written quotes

Lost quotations

Have a look at the lost quotes below and see if you can help us out! (Please note that comments must be suitable for audiences of all ages and may be removed if not.)

"Here in the house where we are singing this..." | 23-May-05

"Here in the house where we are singing this
Long generations will come after us
Friends we will never know will come to share
This life of our wondering what we were"

This quote came from my Aunt and well before 1939.  There was some thought that it could have been a quote from a school song. She attended the school in the 1920's
somewhere in the Wimbledon area.

27 comments have been made on this quote. Click here to read them and then add your own!


Do you know this poem? Do you have any clues to help us find it?


Comments:

By John Masefield. I don't know the title.

Here in this house, where we are singing thus,
Long generations will come after us
Friends we shall never know will come to share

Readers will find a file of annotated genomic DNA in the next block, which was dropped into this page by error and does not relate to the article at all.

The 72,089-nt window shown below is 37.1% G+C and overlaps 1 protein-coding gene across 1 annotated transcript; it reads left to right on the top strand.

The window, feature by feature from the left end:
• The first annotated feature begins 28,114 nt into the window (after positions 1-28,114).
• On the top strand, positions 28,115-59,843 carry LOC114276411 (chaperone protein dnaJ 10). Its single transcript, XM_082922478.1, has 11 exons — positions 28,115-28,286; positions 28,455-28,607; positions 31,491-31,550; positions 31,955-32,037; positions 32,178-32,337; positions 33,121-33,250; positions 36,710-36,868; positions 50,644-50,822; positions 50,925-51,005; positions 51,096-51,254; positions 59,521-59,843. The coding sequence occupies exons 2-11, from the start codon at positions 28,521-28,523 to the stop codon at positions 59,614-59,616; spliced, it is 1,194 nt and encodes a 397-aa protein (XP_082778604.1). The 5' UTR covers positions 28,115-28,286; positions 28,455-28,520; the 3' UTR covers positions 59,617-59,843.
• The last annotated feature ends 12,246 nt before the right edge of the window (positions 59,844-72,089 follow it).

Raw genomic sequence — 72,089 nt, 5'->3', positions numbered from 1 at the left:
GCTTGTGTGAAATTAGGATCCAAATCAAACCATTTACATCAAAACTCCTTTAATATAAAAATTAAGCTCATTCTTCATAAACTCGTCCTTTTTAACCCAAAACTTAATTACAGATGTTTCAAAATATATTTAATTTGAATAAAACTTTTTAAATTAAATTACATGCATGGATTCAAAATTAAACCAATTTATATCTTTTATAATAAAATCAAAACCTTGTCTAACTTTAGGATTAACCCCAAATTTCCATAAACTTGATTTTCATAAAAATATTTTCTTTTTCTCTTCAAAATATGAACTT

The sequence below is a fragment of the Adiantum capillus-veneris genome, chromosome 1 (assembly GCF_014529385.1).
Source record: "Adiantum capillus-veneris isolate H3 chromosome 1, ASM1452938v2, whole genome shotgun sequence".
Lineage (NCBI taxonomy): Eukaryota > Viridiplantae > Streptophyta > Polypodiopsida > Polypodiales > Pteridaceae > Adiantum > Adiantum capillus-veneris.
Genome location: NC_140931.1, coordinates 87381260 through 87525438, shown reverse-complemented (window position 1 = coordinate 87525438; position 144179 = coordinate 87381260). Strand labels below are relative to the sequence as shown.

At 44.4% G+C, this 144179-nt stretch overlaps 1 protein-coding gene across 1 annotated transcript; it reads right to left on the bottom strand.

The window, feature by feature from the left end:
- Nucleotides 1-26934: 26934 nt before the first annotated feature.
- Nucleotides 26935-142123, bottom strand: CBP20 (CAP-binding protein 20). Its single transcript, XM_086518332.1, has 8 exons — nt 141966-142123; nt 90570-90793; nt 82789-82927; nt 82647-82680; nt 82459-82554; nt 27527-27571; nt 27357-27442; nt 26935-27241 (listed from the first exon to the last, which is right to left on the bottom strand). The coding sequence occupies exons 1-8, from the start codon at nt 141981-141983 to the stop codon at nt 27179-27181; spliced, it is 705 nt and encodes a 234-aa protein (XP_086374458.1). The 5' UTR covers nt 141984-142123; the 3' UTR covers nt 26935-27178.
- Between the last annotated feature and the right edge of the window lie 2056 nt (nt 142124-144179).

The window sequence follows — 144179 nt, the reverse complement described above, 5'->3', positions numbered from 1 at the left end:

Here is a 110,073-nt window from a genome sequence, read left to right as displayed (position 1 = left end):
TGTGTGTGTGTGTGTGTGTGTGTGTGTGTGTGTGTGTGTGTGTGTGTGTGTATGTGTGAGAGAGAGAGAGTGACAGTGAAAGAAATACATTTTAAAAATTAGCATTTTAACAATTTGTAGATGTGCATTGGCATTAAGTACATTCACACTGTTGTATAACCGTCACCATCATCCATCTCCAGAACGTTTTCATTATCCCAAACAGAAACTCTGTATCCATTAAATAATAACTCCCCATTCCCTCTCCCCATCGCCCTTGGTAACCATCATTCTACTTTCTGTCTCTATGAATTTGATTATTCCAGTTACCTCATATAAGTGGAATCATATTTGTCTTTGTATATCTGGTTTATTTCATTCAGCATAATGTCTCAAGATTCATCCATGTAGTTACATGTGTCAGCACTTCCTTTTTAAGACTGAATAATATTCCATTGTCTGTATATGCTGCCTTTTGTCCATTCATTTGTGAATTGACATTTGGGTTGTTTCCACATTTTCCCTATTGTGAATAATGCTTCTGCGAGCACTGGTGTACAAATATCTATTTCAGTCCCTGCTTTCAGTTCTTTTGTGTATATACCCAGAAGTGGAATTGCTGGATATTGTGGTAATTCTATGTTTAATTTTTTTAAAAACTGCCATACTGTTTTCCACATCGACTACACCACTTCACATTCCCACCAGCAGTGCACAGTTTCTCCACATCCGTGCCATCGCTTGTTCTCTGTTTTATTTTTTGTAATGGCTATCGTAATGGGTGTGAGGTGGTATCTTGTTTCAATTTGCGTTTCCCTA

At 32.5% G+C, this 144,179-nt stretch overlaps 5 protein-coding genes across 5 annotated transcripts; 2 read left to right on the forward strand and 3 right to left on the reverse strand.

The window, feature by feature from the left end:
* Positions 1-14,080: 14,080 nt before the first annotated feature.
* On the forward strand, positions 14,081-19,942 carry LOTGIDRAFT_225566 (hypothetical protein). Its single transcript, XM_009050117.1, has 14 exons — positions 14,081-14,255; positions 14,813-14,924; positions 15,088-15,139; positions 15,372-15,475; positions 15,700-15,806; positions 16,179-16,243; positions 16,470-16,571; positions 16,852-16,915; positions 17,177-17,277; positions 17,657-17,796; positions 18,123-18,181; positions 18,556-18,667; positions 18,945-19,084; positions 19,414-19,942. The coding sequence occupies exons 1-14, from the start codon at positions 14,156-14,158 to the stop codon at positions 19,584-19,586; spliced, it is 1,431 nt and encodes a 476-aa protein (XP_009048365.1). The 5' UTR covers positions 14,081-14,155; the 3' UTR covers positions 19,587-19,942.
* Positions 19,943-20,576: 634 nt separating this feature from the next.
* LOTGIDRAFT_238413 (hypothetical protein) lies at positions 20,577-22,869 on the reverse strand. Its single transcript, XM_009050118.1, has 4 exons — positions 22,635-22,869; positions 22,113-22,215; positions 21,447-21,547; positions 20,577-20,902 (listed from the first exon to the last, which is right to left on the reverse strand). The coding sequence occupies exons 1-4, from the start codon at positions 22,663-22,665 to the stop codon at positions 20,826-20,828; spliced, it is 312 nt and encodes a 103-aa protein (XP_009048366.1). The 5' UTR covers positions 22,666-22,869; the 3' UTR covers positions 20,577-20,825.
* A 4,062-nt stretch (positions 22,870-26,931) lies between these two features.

This life of ours, wondering who we were.
[...]

I was at Wimbledon County School (a State grammar school) in the Sixties, and this poem was always recited on the School Birthday, which was a day of high ceremony.
The school no longer exists; it vanished with all the other grammar schools into the maw of the comprehensive, just after I left; which makes the poem very poignant.
Heather Owen

Just a few changes... from when I knew it and it was sung as a hymn

Here in this house, where we are singing thus,
Long generations will come after us
Friends we have never known will come to share
This life of ours, wondering who we were.
[...]


grace foody

I attended Methodist Ladies College in Sydney Australia, and this was our school hymn
Heidi Hankins

I could sing it for you!! This was our schoolsong---at Stand Grammar School for girls--which I attended from 1941to 1948! I love the message and think it even more important today to create a beautiful envirnment for future generations!
Rosalie Walton

When my late mother left Parkfields Cedars Grammar School, Derby, in 1935, the Headmistress presented her with a copy of The Collected Poems of John Masefield. This poem was included as a separate, handwritten item with the comment, "John Masefield, about 1910 as far as I know. Unpublished." It is also (in my copy) untitled.

David Cooil, Isle of Man
David Cooil

I attended Sutton Coldfield Grammar School for girls, it was our school hymn too. Though I only remember ever having sung it once, it was none the less on display all over the place.
Rebecca Aston